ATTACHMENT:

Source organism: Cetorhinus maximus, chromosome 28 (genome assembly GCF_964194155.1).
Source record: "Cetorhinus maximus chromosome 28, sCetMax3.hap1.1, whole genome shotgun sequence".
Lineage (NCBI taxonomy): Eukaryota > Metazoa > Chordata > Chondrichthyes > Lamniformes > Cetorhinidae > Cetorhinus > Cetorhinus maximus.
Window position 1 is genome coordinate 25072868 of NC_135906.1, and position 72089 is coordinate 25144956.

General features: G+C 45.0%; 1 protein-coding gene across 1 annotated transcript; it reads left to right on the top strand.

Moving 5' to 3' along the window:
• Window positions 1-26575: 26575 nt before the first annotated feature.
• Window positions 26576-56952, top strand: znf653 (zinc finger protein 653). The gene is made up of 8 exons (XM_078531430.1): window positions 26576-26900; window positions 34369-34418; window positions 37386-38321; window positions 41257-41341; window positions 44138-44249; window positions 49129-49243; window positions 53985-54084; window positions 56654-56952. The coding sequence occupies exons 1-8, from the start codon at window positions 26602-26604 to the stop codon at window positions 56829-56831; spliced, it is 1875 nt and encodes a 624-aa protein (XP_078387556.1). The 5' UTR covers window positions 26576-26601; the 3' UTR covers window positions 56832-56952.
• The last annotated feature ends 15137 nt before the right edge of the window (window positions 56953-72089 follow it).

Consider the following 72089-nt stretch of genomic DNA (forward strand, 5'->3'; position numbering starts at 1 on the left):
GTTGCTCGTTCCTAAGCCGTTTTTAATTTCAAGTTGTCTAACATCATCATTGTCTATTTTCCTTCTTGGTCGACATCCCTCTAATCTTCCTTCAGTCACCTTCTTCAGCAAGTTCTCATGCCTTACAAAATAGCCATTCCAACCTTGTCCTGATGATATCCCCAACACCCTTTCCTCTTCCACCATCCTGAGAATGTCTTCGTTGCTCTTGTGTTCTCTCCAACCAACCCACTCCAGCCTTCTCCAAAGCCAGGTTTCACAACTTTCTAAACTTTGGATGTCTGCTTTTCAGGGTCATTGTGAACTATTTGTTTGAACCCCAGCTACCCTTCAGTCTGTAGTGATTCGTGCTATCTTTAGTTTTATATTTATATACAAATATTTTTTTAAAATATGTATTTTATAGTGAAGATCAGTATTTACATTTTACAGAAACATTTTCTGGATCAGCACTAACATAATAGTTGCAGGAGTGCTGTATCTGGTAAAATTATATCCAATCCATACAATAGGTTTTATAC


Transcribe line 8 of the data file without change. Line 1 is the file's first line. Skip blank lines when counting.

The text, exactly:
• Window positions 26576-56952, top strand: znf653 (zinc finger protein 653). The gene is made up of 8 exons (XM_078531430.1): window positions 26576-26900; window positions 34369-34418; window positions 37386-38321; window positions 41257-41341; window positions 44138-44249; window positions 49129-49243; window positions 53985-54084; window positions 56654-56952. The coding sequence occupies exons 1-8, from the start codon at window positions 26602-26604 to the stop codon at window positions 56829-56831; spliced, it is 1875 nt and encodes a 624-aa protein (XP_078387556.1). The 5' UTR covers window positions 26576-26601; the 3' UTR covers window positions 56832-56952.